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GUIDEPOST cover, 11 January 1980



 I never sought Glory, or to leave my song in the memory of men; I love subtle worlds….  ANTONIO MACHADO

by Mary Foran

Fame and incredible talent could turn any man’s head. But Paco de Lucia, Spain’s most famous guitarists and evocative Flamenco guitarists, remains essentially a simple man, a man who plays guitar because “it’s what I ….. want …..above everything else. I live only for this. It’s the energy that moves my life, for which I exist.”

He began to play the guitar simply because he liked it. “Besides, we were a very poor family which needed to eat, so I used what I knew to earn money. But I never fought for fame, to be a star, or become well-known. That happened later, along the way.”

Paco de Lucia’s career began early, at the age of six, his father, Antonio Sánchez Pecino, grand guitarist of “the Golden Age of Flamenco,” began to teach him how to play. Later, at the age of “eleven or twelve” his father took him out of school since he “didn’t have enough time to practice.”

After that, he played all day, alone, listening to records by Flamenco greats, copying techniques from the school of Niño Ricardo. “That’s the school which taught the young ones of today,” he explains.

“In Flamenco, every age produces one guitarist that renews our music, since it is very old and traditional. When a new guitarist appears, revitalizing the art, the young ones learn a new style from him or others that appear at the same time. So very slowly the music evolves. It’s all done by ear,” he adds, “each one teaching the other, thus passing on the tradition.”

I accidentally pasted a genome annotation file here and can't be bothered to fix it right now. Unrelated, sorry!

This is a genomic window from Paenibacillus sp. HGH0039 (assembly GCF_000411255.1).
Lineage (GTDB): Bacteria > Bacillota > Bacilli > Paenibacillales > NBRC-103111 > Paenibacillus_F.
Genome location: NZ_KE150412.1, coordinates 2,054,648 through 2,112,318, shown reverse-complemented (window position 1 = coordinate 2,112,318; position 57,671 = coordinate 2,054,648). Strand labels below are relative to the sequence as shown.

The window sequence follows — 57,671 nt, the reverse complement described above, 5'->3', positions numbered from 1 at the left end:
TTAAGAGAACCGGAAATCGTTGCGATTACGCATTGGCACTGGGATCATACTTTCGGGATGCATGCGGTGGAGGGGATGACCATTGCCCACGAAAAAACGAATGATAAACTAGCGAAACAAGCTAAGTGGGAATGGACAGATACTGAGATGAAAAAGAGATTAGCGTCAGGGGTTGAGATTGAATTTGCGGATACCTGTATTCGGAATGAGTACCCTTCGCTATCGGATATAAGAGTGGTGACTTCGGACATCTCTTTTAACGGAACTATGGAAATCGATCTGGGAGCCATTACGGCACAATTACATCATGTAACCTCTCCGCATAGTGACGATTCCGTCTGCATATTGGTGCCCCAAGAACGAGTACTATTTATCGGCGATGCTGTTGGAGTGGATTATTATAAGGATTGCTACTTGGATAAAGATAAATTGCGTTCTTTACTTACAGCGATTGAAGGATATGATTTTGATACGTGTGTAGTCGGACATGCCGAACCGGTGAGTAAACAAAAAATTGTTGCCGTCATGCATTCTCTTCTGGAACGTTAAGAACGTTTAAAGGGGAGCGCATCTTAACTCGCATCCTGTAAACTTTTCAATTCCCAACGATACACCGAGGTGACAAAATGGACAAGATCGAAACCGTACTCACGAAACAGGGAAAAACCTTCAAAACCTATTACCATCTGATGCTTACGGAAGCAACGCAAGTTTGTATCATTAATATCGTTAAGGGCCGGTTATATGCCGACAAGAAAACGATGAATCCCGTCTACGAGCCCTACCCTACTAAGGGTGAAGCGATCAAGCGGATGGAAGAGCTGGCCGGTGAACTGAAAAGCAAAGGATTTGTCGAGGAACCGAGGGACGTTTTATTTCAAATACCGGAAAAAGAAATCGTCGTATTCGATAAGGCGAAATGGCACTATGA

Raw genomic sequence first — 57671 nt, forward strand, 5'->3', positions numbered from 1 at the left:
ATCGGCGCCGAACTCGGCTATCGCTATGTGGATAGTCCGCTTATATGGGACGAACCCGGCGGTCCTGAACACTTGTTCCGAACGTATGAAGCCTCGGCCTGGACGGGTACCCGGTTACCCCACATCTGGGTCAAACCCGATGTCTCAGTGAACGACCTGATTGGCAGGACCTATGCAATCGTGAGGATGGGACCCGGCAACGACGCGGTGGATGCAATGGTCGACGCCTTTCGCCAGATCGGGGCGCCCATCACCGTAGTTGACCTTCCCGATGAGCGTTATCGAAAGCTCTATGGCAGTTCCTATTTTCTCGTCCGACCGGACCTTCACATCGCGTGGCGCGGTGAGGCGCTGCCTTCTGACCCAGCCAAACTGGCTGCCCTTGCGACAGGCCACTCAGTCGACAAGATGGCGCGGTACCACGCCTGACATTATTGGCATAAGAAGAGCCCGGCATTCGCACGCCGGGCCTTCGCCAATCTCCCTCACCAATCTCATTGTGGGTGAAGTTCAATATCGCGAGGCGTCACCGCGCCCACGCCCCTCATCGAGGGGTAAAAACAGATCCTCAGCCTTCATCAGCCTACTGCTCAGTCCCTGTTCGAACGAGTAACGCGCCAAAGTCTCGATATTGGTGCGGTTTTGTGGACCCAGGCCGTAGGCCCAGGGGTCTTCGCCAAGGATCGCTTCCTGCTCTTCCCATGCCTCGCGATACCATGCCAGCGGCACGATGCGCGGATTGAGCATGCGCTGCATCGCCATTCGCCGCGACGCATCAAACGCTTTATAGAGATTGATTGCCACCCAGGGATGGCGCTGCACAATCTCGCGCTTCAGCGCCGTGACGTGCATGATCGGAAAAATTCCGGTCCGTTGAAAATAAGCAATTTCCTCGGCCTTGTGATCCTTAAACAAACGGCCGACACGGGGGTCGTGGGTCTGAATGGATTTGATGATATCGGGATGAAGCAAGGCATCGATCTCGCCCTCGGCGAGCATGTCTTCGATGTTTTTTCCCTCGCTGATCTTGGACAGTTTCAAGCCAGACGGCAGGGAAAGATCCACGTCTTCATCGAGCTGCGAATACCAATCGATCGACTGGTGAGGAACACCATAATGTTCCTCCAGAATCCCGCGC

Though it’s possible to learn Flamenco living outside this tradition, there are certain “sparks” in Flamenco “that you can’t learn easily unless you live in Andalucia.” As for foreigners who play Flamenco, “you always notice that they lack something,” he says. “They lack the motive to play…something you don’t learn except by living and sharing with the people and “ambiente” of Andalucia.

Learning how to sing Flamenco outside this “ambiente is even more difficult than learning how to play it,” he adds. “Though it’s also necessary for a guitarist to live within the idiosyncrasies and philosophy of Andalusia, there are other ‘exits’ in playing the guitar, like technique, purity or tone.” [He says,] of all the foreigners that play Flamenco, “the Japanese are the best, much better than the Europeans or Americans,” even though “they have nothing to do with us, musically or culturally.” 

Flamenco “aficionados,” in fact, are increasing world-wide, he says. “Many people go for the exotic. . .” Twenty-two years ago, on his first world tour with the dancers and singers of the José Greco ballet company, Paco de Lucia found there was already a great “afición” for Flamenco, he says, in South America, Australia, and even the United States, where he appeared on the “Ed Sullivan Show.”

Foreigners can certainly appreciate Flamenco without knowing everything about it, he adds. “I don’t ask that they understand it…only that they feel it. If they feel it, then that’s enough.”